“Why are you helping me?” asked the boy, stuffing the meat into his mouth as fast as he could between words.
The man smiled, and his wide mouth tugged his rough red beard up nearly to his eyes. “ ’Tis a long sad story that I am hoping will end better than it began.” Then the smile left his face. “ ’Tis only me to claim my family land. I have lost everything I love in the battle for Scottish freedom that I now ken winna ever end, so I am going home, ne’er to return to England, ne’er to wield my sword against another man. When I saw ye by the road, I thought ye might want the same, ne’er to have a weapon raised against ye again. Am I right, lad?”
“I mean no disrespect, milord,” the boy said as he chewed, “but I am a stranger.”
“Ye ride on my horse, so ye’re a stranger no more. I am Bretane, Laird of Makgullane.”
“I am Robin.”
UNIVERSAL LINK: https://books2read.com/u/bprkek
What’s your favorite part about being a romance author?
One of my favorite things about writing romance is that I get to create strong female characters. I then create the men who, while they may resent this irrepressible woman at first, soon learn that she is worth it. I want readers to hear that it’s okay to be what you want and to go after your goals, and that love is still possible. These role models are important for everyone in today’s often confusing world.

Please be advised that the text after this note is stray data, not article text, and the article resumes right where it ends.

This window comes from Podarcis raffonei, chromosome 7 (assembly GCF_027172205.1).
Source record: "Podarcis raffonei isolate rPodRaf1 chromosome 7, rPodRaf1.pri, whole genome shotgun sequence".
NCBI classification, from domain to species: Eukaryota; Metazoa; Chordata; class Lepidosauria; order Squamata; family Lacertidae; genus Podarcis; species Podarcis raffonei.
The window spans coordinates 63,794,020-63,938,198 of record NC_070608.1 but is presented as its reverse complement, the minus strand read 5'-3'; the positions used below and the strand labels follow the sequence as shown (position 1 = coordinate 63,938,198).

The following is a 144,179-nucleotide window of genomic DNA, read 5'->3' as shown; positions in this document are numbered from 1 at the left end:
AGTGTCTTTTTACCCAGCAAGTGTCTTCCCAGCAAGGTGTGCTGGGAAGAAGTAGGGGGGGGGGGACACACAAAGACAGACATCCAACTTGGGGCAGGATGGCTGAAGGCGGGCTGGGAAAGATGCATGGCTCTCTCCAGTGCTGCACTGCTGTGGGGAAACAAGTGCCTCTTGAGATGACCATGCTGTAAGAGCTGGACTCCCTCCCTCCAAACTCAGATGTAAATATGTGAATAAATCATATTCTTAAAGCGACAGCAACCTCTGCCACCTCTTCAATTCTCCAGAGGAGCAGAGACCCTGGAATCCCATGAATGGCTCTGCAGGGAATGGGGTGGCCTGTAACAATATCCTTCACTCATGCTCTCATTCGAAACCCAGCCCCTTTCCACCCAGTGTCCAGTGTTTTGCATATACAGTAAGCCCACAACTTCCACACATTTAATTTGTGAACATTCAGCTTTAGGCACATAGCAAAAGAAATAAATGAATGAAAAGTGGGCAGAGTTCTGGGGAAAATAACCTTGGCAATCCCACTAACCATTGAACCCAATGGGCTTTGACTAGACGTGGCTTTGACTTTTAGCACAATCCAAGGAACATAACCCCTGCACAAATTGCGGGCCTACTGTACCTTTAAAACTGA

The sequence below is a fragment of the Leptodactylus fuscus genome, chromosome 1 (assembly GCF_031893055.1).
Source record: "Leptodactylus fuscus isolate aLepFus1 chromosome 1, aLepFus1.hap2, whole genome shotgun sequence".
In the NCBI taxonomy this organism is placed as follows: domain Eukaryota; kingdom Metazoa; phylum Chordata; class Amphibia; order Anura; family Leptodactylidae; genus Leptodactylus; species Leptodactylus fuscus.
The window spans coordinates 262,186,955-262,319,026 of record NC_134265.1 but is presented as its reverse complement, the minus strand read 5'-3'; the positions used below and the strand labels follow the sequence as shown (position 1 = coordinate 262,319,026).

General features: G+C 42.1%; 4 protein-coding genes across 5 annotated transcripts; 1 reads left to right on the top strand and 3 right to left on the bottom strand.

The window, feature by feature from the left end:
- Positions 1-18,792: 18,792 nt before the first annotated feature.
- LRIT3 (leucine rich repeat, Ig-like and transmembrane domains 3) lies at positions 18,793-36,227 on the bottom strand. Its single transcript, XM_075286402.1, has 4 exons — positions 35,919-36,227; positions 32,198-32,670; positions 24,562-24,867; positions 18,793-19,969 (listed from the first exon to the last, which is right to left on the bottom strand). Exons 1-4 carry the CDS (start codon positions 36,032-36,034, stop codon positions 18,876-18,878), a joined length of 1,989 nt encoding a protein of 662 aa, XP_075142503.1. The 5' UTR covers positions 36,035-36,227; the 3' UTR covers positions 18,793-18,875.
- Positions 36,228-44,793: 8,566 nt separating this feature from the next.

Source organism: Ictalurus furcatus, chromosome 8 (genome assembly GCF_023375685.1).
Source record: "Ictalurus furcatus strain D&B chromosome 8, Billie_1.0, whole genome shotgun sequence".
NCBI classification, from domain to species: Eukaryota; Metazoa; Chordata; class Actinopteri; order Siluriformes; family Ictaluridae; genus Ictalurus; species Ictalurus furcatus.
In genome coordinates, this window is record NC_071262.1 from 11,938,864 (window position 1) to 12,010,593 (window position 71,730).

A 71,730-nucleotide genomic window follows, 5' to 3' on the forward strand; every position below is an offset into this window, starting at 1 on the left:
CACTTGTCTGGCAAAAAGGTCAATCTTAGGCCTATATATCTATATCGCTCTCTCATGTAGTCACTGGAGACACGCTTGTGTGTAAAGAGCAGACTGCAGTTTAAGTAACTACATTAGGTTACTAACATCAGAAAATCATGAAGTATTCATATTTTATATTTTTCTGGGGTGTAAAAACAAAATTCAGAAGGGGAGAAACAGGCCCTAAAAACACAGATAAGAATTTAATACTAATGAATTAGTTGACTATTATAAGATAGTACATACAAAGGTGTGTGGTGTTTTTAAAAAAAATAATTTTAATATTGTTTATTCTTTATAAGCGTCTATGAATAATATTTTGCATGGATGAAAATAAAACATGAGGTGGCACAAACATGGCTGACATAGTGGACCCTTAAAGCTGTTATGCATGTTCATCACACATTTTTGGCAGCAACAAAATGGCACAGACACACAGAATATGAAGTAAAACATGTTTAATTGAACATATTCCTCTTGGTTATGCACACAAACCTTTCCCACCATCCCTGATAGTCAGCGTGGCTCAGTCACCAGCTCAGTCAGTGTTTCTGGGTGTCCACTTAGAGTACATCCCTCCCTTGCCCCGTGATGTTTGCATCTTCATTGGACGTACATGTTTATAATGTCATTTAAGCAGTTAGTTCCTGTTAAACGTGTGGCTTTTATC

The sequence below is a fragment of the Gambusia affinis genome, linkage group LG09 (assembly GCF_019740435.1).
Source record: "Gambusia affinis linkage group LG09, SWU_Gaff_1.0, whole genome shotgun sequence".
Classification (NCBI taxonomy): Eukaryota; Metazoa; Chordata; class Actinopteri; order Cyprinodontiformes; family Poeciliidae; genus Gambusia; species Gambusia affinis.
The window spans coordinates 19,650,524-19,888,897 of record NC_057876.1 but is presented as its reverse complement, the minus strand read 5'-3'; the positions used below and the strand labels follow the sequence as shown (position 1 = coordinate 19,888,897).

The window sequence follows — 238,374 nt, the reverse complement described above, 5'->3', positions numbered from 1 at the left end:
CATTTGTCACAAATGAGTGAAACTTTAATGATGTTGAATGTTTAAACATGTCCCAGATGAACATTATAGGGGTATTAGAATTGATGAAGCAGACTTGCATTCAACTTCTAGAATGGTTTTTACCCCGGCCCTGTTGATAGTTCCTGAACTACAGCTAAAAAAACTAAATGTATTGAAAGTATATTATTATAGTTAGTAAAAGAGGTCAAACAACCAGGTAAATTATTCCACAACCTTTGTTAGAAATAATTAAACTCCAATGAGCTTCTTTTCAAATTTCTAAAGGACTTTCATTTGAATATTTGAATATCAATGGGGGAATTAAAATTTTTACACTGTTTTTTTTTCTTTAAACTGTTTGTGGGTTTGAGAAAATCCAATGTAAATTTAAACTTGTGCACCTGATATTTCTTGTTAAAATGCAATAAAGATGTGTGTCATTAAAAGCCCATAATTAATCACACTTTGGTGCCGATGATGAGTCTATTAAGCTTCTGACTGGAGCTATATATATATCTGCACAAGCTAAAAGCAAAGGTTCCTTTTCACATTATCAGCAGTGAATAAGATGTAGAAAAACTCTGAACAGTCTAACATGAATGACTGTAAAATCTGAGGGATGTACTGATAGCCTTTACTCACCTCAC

Here’s my tip to add romance to your love life:
My tip for adding romance may not sound so romantic to many of you, but it is for us. For over a year now we have watched reruns of “Laugh-In” almost every night. (For younger readers, Laugh-In is an innovative comedy show from 50 years ago.) The news these days only makes us angry and frustrated, but a good dose of groan-inducing one liners and totally absurd situations brings us joy that we can share. I love to hear him laugh and he says the same about me. It brings us closer, and there isn’t anything more romantic than that.
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Runs February 1 – 28, 2021.
Drawing will be held on March 1, 2021.
Susan Leigh Furlong was born at the University of Michigan in the middle of a blinding snowstorm before moving to six big cities across the country before the age of fourteen. At college she met her love and moved to his small hometown where the stoplight went on flasher at 11:00 pm, but now you couldn’t get her out of there with a crowbar. There she taught first and fourth grades. While performing in community theater, she realized she wanted to play ALL the parts, and she now writes and/or directs church plays for adults and children and performs with a music and drama ministry, LightReaders.
She also wrote two historical non-fiction books about this hometown published by Arcadia Publishing. Susan first discovered romance novels when she won a copy of Velvet Song by Jude Deveraux at the local bookstore, and she is forever hooked.